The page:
An Employee's Umbrella Insurance Policy Must Be Exhausted Before Seeking Contribution From Policies Covering The Employer

When an employer is vicariously liable to a third party for its employee’s negligence, and both the employer and employee have primary and umbrella policies covering liability to the third party, the employee’s primary and umbrella policies must first be exhausted before the employer’s policies are implicated.

The California Court of Appeal, Fourth Appellate District in GuideOne Mutual Insurance Company v. Utica National Insurance Group recently held that priority of liability among primary and umbrella insurers of an employer and employee “is based upon principles of vicarious liability, not more general rules government primary and excess policies.” 

GuideOne was an equitable contribution action involving the following scenario: Gary West was a pastor who worked for Crosswinds Community Church (“Crosswinds”) and Christian Evangelical Assemblies (“CEA”). During the course of his work, West was driving and struck a motorcyclist, Robert Jester, who sustained severe injuries. Jester filed suit against West, Crosswinds and CEA for personal injuries, and the case settled for $4.5 million. The liability of Crosswinds and CEA was entirely vicarious to the liability of West.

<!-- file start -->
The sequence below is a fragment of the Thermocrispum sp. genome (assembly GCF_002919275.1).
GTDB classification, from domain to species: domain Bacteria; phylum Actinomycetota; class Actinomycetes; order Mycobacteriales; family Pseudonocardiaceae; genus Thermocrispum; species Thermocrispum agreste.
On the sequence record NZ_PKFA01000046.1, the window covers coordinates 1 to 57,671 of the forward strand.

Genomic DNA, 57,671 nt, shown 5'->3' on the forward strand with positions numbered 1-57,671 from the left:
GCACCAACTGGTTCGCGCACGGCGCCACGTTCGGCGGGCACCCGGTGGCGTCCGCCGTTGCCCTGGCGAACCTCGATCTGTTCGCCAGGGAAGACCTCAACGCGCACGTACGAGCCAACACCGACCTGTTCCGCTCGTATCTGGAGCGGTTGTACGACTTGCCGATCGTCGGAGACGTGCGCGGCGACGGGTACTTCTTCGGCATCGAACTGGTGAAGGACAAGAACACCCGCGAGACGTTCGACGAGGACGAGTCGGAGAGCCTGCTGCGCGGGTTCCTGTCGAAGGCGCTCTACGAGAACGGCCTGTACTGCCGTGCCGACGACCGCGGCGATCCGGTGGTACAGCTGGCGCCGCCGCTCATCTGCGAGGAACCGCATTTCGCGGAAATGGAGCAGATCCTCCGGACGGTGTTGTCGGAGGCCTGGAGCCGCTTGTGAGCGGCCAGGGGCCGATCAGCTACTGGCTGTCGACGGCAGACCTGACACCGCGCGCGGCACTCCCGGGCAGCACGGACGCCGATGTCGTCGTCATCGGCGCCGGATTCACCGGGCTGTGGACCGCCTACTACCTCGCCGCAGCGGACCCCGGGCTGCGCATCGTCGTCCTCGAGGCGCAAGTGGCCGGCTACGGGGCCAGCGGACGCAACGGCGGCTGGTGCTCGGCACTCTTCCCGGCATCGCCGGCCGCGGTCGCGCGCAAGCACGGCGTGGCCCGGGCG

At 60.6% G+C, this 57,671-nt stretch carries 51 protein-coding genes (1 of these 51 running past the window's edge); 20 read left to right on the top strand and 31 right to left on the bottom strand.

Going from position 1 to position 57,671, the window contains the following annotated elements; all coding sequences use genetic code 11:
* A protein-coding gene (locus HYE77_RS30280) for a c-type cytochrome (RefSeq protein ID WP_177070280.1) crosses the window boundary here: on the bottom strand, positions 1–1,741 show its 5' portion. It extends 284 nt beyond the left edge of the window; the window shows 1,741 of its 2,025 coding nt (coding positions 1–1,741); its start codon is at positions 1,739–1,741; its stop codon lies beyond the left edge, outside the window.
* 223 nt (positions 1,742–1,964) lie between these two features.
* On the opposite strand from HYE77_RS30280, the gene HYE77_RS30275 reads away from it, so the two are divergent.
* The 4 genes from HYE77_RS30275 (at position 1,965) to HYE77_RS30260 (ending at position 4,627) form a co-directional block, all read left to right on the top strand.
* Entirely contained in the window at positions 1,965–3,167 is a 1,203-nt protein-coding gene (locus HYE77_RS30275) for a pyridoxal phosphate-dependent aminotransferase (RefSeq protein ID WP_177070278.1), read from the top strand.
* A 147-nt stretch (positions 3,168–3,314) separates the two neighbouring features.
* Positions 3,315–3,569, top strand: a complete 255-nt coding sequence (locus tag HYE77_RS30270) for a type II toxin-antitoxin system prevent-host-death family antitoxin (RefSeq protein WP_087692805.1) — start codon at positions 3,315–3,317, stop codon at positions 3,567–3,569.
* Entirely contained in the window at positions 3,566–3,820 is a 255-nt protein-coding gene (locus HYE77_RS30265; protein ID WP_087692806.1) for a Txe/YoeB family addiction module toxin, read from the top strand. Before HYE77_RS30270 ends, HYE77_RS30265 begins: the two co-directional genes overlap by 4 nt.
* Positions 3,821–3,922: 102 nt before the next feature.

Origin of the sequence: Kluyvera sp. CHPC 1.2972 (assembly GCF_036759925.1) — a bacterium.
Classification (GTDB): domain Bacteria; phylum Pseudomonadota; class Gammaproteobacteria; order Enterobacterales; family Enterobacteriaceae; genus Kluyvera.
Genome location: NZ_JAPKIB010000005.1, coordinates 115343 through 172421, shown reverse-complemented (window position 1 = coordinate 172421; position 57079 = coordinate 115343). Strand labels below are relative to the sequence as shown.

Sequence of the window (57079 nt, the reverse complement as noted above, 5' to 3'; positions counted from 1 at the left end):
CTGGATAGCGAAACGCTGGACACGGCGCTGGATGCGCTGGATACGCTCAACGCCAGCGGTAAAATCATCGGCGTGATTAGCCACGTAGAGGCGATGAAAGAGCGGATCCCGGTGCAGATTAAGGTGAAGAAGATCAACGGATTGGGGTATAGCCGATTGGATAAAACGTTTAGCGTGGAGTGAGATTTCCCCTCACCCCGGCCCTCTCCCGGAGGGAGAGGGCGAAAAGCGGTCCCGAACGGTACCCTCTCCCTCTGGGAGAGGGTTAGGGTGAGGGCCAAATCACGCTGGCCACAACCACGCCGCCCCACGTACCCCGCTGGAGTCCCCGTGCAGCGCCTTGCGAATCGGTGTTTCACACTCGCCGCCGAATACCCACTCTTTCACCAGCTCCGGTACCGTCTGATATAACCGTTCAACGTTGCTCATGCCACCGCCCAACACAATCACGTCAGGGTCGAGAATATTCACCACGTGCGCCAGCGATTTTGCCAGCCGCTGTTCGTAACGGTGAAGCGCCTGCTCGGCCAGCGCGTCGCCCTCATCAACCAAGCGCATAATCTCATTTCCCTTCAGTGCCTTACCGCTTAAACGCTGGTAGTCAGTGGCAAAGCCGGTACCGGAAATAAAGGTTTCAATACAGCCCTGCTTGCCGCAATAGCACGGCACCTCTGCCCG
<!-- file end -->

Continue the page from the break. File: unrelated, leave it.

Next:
GuideOne issued primary and umbrella policies to Crosswinds which covered negligent acts by an employee. Utica issued primary and umbrella policies to CEA that covered only the employer. After the underlying case settled, GuideOne filed an equitable contribution action against Utica seeking a pro rata share of the settlement amount

The Court of Appeals ruled that the trial court erred in awarding equitable contribution to GuideOne on a pro rata basis. In support of its decision, the Court held that an employer is only vicariously liable for the actions of the tortfeasor employee, and therefore all of the insurance policies covering the employee, primary and excess, must be exhausted before the umbrella policy of an insurer that covered only the employer must make a contribution. 

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Chad - March 13, 2013 11:22 AM

These laws are in place for a reason. It seems to me the Court of Appeals made the right decision upholding the original basis of the law. In many cases the Court of Appeals finds technical loopholes to circumvent the law. Not so in this one.
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